Also voted on in late October was a 2014-15 Canada West playoff format that is dependent on the results of this season’s schedule. If the 2013-14 Canada West champion is in the Pioneer Division, the 10-team format will include the seven top Pioneer teams and the three top Explorer teams. If it happens to be a Explorer champion, it will be involve six Pioneer and four Explorer teams. The Final Four tournament will be hosted by the highest remaining seed left after the quarter-finals, rather than the team with the best regular season record (as under the current format).
UFV’s next step
Evered, vice president of students Jody Gordon, and athletics director Rocky Olfert have all been highly critical of the upcoming schedule, pointing out that it hurts UFV’s recruiting appeal, athletics prestige, and potential competitiveness. Evered especially has been a significant asset to UFV resistance, despite the traditionally hands-off role of university presidents relative to CIS issues.
“Recognizing that decisions made by CIS or any of its divisions could have an impact on our institutions,” Evered said, “it’s not unreasonable that the president should have some significant say in the work of CIS and its divisions. There’s still those who feel that presidents should have more than an advisory role; they should have a more decisive role.”
Having already been defeated in an attempt to rescind the motion that led to the two-division 2014-2015 schedule, UFV will have to adopt other measures in defending the interests of UFV varsity programs. Since the motion only dictates the schedule for one season, both Gordon and Olfert are committed to preventing it from being extended, or adopted in other sports.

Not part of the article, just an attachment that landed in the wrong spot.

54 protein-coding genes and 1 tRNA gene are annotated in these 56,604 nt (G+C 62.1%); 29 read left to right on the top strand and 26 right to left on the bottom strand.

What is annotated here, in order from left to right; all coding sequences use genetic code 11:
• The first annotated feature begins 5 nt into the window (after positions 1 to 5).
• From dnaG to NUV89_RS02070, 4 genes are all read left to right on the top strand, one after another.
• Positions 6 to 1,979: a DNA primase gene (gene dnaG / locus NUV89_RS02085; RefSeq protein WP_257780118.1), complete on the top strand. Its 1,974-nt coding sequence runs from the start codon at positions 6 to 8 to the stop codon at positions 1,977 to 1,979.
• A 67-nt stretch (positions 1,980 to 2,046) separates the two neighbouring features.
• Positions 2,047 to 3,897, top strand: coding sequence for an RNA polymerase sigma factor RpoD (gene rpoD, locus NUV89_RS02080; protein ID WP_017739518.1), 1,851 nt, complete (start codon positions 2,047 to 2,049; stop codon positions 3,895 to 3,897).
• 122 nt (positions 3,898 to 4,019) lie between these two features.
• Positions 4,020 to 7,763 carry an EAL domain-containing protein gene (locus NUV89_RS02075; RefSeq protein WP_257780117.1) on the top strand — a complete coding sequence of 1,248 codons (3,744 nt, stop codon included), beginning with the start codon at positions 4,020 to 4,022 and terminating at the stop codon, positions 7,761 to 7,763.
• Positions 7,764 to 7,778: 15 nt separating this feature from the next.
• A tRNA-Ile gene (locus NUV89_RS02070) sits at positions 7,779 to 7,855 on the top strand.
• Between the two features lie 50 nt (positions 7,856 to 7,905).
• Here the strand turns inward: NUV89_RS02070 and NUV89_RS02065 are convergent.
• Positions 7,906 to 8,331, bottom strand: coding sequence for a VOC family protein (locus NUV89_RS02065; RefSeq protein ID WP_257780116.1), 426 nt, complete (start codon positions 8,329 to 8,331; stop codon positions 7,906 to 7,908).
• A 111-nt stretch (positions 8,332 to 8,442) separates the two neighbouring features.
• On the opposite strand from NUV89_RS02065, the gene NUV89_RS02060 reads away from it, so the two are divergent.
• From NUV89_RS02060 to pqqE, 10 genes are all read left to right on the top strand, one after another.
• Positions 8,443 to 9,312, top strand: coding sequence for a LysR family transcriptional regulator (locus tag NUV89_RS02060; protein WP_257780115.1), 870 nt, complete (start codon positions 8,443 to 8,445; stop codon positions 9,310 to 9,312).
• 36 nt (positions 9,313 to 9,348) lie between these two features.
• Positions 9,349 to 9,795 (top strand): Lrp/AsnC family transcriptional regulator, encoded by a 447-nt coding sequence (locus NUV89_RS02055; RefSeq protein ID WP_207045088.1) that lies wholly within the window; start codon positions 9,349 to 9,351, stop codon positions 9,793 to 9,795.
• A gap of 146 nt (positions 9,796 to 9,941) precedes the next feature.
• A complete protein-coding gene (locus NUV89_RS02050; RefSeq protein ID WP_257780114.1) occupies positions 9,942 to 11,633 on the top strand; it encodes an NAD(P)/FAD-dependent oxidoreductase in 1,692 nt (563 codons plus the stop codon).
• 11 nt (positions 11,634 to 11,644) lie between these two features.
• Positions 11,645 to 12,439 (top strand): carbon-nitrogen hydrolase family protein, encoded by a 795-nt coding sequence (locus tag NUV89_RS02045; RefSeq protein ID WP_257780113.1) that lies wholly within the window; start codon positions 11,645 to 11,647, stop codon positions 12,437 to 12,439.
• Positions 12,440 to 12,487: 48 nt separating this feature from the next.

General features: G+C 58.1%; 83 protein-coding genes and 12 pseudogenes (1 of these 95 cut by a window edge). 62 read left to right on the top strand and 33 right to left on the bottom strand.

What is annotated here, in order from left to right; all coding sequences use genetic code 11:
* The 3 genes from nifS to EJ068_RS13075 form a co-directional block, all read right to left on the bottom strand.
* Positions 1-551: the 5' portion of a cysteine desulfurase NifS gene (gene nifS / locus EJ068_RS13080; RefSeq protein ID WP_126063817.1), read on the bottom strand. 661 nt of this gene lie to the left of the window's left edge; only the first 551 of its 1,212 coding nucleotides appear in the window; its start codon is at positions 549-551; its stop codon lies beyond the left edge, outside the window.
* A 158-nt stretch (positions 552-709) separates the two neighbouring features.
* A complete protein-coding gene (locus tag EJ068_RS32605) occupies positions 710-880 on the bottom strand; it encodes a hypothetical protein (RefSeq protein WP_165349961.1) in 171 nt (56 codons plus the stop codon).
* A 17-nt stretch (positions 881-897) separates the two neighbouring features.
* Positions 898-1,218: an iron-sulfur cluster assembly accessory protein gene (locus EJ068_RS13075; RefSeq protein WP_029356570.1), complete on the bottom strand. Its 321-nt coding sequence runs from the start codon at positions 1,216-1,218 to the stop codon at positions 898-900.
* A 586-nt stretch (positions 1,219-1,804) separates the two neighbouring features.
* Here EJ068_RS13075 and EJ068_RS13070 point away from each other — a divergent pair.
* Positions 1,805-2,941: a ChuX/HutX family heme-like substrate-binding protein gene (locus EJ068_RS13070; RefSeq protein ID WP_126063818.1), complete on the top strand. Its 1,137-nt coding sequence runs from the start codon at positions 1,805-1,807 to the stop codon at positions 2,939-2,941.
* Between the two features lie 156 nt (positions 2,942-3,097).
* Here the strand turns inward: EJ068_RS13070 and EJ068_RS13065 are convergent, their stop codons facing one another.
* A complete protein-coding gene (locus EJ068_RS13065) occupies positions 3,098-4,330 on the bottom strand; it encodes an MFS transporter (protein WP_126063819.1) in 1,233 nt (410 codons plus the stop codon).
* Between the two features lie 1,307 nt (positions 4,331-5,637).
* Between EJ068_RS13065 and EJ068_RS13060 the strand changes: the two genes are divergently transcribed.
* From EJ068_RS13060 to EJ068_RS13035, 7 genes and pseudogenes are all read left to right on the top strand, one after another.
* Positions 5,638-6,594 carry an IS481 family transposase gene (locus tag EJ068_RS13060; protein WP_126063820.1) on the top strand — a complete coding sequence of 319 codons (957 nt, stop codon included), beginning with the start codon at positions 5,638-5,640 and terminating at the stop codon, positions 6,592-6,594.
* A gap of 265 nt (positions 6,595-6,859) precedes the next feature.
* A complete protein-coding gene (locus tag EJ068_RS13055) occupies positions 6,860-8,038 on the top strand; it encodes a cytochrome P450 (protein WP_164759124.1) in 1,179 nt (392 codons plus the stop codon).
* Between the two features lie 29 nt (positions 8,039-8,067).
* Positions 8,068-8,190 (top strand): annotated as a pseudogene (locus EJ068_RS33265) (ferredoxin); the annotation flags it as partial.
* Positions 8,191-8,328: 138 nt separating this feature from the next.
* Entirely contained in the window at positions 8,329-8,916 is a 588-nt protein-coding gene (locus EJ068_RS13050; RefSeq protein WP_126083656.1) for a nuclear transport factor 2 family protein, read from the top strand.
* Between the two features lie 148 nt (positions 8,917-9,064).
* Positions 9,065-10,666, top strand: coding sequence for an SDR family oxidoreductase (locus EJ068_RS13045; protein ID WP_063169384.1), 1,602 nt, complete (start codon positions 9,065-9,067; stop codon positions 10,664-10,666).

“Our concern is that this is just the beginning,” said Gordon, “that this 11 and six will move into other sports … [We need] to stop this becoming a pattern or trend.”
As well, both will take part in Canada West meetings this December as representatives from a number of schools attempt some strategic planning for the organization and for future scheduling. The discussions UFV has begun on the topic will be vitally important for Canada West moving forward, even though they are unlikely to change the realities of next season’s basketball schedule.
The parable of the referee
Evered likened the situation “to the frustration with a referee who makes a lot of bad calls. Following up on that is unlikely to change the outcome, but you’ve at least alerted others to the problem.”
Gordon went further, saying, “if I was the team that was the beneficiary of the bad call I would still want to step back and look at that and say, ‘this isn’t good for the league’ … From [Canada West’s] perspective, this isn’t good for the conference.”
Neither UFV men’s coach Adam Friesen nor women’s coach Al Tuchscherer are enthused with the schedule their teams will play in 2013-2015, yet both understand their authority is on the court rather than in the meeting room. For now, the schools of Canada West have voted to accept a schedule that divides them into two unequal divisions; a system that will require Victoria to play Manitoba, but not have UFV driving 20 minutes down the road to play rival Trinity Western. Hughton says democracy has spoken. Evered, Gordon, and Olfert would beg to differ.